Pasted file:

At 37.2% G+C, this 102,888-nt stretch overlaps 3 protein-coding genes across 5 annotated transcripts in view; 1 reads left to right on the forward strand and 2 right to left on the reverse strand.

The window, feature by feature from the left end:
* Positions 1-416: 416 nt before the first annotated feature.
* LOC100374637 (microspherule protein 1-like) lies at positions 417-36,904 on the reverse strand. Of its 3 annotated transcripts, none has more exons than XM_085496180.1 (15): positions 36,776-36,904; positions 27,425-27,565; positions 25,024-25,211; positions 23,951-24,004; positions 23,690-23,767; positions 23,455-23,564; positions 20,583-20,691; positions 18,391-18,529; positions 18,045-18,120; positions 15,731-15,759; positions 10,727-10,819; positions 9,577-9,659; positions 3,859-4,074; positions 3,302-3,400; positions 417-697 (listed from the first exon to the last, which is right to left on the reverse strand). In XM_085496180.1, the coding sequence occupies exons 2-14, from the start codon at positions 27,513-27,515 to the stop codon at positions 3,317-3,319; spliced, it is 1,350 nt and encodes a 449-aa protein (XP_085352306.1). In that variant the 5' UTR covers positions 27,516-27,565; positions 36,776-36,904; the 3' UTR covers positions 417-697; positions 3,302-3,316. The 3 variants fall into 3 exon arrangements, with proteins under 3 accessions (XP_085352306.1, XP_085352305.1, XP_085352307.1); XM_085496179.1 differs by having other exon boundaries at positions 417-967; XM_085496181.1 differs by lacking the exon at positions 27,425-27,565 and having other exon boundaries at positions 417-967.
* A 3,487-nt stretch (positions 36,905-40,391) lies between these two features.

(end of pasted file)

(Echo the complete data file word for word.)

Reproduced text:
At 37.2% G+C, this 102,888-nt stretch overlaps 3 protein-coding genes across 5 annotated transcripts in view; 1 reads left to right on the forward strand and 2 right to left on the reverse strand.

The window, feature by feature from the left end:
* Positions 1-416: 416 nt before the first annotated feature.
* LOC100374637 (microspherule protein 1-like) lies at positions 417-36,904 on the reverse strand. Of its 3 annotated transcripts, none has more exons than XM_085496180.1 (15): positions 36,776-36,904; positions 27,425-27,565; positions 25,024-25,211; positions 23,951-24,004; positions 23,690-23,767; positions 23,455-23,564; positions 20,583-20,691; positions 18,391-18,529; positions 18,045-18,120; positions 15,731-15,759; positions 10,727-10,819; positions 9,577-9,659; positions 3,859-4,074; positions 3,302-3,400; positions 417-697 (listed from the first exon to the last, which is right to left on the reverse strand). In XM_085496180.1, the coding sequence occupies exons 2-14, from the start codon at positions 27,513-27,515 to the stop codon at positions 3,317-3,319; spliced, it is 1,350 nt and encodes a 449-aa protein (XP_085352306.1). In that variant the 5' UTR covers positions 27,516-27,565; positions 36,776-36,904; the 3' UTR covers positions 417-697; positions 3,302-3,316. The 3 variants fall into 3 exon arrangements, with proteins under 3 accessions (XP_085352306.1, XP_085352305.1, XP_085352307.1); XM_085496179.1 differs by having other exon boundaries at positions 417-967; XM_085496181.1 differs by lacking the exon at positions 27,425-27,565 and having other exon boundaries at positions 417-967.
* A 3,487-nt stretch (positions 36,905-40,391) lies between these two features.